Defibrillators will be mandatory in all public buildings across South Australia including schools, sports facilities and shopping centres, with a founding member of the Wiggles supporting the push.
A private members' bill framed by SA-BEST will also require defibrillators in all emergency service vehicles including police patrol cars, fire trucks and State Emergency Service vehicles.
The bill, introduced in state parliament, includes a maximum $20,000 fine for any organisation that fails to abide by the new provisions.
SA-BEST MP Frank Pangallo said automated external defibrillators sell from about $200, "an extremely small price for government and the private sector to pay to potentially save lives".
"The statistics not only speak for themselves but also paint a very disturbing, deadly picture," he said.
"More than 30,000 people suffer cardiac arrest in Australia each year but only one in 10 survive.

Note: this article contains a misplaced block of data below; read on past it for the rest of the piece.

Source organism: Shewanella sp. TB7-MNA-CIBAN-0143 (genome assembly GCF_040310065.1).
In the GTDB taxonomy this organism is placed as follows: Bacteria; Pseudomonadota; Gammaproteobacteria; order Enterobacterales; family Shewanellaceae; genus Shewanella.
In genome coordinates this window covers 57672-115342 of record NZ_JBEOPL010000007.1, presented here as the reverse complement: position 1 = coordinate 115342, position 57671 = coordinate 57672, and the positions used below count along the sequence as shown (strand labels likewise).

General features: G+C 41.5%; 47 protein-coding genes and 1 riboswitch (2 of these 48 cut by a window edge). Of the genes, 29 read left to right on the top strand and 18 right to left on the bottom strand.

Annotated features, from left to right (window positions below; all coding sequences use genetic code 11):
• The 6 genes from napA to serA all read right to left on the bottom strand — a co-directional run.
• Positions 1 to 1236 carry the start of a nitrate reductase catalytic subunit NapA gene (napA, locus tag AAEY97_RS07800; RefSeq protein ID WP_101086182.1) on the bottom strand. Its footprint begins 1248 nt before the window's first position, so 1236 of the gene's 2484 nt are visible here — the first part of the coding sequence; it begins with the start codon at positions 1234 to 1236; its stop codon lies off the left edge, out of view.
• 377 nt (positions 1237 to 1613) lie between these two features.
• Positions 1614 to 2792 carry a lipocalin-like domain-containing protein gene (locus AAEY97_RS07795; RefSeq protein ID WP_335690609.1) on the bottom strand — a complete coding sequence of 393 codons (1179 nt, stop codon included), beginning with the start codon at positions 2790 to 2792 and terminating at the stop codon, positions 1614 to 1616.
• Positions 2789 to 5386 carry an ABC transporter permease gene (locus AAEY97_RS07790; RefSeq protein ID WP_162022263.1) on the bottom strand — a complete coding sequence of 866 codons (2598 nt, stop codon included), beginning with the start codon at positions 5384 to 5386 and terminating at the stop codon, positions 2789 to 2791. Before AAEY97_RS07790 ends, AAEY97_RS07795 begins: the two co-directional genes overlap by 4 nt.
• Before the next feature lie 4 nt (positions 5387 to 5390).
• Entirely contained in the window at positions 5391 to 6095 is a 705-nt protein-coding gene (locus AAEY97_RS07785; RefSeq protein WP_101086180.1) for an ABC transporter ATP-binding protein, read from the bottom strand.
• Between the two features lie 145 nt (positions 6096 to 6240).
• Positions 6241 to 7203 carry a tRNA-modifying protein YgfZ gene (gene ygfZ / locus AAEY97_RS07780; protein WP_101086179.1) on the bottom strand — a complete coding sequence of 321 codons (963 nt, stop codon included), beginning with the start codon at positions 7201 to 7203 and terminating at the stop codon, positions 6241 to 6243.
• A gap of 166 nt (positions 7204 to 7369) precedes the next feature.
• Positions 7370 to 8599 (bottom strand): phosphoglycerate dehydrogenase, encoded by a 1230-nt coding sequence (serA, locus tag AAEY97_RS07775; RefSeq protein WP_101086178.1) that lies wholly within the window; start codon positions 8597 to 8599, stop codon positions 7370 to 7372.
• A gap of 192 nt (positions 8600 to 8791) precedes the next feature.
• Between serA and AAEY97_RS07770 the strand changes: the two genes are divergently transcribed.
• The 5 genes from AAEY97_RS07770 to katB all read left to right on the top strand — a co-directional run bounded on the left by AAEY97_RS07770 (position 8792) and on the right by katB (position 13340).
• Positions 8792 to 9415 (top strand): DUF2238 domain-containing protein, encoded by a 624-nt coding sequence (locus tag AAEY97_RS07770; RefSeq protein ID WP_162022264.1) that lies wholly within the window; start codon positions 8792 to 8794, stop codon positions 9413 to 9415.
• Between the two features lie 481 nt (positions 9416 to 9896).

"It's an indisputable fact the availability of a defibrillator dramatically improves a person's chance of survival to 70 per cent."
Yellow Wiggle Greg Page, whose own life was saved when he collapsed in 2020 thanks to bystanders who knew CPR and a nearby defibrillator, has backed the SA-BEST proposals.
"I am proud to support this innovative move towards legislation of Automated External Defibrillators in the community," he said.
"We know that having a complete chain of survival - which includes AEDs - is proven to increase survival rates from sudden cardiac arrest."
Under the SA-BEST legislation, the state's health minister will establish a register of where all defibrillators are located and at what times they are accessible to the public.
The information must also be available through a smartphone app.